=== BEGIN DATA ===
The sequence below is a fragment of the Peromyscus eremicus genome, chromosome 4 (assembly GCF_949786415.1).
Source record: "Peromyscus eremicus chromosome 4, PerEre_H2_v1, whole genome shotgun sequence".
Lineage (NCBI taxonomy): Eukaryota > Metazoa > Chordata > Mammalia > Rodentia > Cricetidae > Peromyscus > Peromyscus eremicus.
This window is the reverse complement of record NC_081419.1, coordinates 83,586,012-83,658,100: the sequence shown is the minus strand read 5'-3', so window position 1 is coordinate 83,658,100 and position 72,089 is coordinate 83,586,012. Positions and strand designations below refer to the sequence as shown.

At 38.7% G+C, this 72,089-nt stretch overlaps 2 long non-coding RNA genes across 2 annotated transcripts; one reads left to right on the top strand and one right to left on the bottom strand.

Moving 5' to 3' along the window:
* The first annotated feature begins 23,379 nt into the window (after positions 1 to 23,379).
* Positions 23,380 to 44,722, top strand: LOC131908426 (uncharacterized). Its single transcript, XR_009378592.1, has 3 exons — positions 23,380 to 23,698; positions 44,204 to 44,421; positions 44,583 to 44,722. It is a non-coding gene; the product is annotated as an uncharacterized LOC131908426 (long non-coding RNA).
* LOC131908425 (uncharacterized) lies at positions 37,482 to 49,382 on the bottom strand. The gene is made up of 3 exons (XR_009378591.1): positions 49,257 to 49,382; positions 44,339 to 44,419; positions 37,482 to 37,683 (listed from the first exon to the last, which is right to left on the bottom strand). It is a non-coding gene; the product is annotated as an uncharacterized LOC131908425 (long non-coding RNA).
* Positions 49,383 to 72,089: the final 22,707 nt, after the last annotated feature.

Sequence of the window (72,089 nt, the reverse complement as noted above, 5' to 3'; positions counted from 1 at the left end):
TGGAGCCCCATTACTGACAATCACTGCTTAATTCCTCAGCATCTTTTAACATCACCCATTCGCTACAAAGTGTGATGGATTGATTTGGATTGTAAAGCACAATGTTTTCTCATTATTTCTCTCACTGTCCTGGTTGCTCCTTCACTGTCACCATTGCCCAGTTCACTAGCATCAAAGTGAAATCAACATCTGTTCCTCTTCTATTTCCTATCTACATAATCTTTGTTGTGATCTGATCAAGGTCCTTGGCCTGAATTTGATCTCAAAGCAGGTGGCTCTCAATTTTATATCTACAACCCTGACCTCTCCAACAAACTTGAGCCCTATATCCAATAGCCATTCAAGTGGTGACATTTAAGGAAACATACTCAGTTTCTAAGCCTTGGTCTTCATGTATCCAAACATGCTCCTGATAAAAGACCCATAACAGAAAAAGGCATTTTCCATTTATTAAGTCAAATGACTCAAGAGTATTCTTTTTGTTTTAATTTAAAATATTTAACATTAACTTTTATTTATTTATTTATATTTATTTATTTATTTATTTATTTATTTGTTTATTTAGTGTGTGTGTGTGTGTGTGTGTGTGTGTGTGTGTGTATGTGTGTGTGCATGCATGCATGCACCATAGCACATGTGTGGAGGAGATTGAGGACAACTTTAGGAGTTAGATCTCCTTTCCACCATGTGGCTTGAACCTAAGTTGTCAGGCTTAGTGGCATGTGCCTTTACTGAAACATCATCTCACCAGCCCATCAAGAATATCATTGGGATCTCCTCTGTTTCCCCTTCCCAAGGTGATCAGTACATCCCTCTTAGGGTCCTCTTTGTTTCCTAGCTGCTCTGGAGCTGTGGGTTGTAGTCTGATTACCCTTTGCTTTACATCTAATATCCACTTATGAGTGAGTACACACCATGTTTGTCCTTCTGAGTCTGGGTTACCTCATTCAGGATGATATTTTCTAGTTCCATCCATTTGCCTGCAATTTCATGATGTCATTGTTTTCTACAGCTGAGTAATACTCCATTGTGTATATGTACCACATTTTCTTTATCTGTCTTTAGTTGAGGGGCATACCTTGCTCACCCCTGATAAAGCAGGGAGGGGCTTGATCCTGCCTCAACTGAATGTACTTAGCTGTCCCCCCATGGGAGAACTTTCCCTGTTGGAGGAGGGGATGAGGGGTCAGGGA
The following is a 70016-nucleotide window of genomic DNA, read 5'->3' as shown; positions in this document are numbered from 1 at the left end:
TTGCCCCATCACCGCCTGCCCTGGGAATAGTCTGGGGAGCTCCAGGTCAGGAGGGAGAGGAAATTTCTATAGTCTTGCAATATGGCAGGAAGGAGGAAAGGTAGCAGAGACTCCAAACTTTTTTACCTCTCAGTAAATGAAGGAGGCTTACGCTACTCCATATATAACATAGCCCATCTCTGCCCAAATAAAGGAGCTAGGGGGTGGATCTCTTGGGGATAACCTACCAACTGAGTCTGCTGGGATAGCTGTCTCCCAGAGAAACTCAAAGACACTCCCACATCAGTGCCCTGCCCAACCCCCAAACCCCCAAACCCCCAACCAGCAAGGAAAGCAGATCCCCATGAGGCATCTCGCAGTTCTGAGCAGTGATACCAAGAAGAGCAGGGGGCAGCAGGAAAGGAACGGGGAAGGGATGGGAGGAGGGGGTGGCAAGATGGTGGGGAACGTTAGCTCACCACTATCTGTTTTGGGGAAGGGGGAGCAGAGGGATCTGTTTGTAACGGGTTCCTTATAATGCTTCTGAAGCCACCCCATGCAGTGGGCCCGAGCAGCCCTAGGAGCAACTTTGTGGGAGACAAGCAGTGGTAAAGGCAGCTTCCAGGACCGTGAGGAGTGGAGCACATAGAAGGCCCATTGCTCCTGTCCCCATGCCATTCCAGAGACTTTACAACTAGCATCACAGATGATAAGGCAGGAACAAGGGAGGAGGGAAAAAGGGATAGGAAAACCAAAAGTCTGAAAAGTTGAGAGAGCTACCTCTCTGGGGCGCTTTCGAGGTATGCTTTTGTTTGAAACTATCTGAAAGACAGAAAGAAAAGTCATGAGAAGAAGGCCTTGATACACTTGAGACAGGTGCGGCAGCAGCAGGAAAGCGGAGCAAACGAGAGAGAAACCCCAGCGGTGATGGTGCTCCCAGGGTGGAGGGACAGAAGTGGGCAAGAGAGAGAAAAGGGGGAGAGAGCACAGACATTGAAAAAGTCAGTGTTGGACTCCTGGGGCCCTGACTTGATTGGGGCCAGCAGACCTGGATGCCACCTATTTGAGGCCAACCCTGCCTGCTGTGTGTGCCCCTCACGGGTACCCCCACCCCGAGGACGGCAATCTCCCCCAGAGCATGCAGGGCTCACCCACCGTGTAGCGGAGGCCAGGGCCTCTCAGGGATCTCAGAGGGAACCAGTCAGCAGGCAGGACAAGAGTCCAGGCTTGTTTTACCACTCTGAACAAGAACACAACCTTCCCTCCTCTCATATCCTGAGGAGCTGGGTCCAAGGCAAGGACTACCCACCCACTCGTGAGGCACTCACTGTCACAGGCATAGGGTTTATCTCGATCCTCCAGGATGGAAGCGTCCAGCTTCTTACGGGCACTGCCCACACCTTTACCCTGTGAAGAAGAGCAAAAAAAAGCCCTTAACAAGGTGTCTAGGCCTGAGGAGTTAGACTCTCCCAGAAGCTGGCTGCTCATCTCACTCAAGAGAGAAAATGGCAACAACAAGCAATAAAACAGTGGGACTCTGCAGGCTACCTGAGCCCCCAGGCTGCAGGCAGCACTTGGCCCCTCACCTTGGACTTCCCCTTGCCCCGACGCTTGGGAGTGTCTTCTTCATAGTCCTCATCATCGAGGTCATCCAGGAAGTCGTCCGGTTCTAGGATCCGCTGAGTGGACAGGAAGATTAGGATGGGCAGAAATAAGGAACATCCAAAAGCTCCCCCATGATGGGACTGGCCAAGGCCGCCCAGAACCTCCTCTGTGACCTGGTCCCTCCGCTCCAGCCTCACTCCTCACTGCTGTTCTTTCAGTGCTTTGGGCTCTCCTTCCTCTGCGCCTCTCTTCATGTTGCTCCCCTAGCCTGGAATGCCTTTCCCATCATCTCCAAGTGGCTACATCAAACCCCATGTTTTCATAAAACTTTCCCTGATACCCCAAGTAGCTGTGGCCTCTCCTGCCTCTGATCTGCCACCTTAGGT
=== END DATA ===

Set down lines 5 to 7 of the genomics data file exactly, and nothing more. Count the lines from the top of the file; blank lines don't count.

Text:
At 38.7% G+C, this 72,089-nt stretch overlaps 2 long non-coding RNA genes across 2 annotated transcripts; one reads left to right on the top strand and one right to left on the bottom strand.

Moving 5' to 3' along the window:
* The first annotated feature begins 23,379 nt into the window (after positions 1 to 23,379).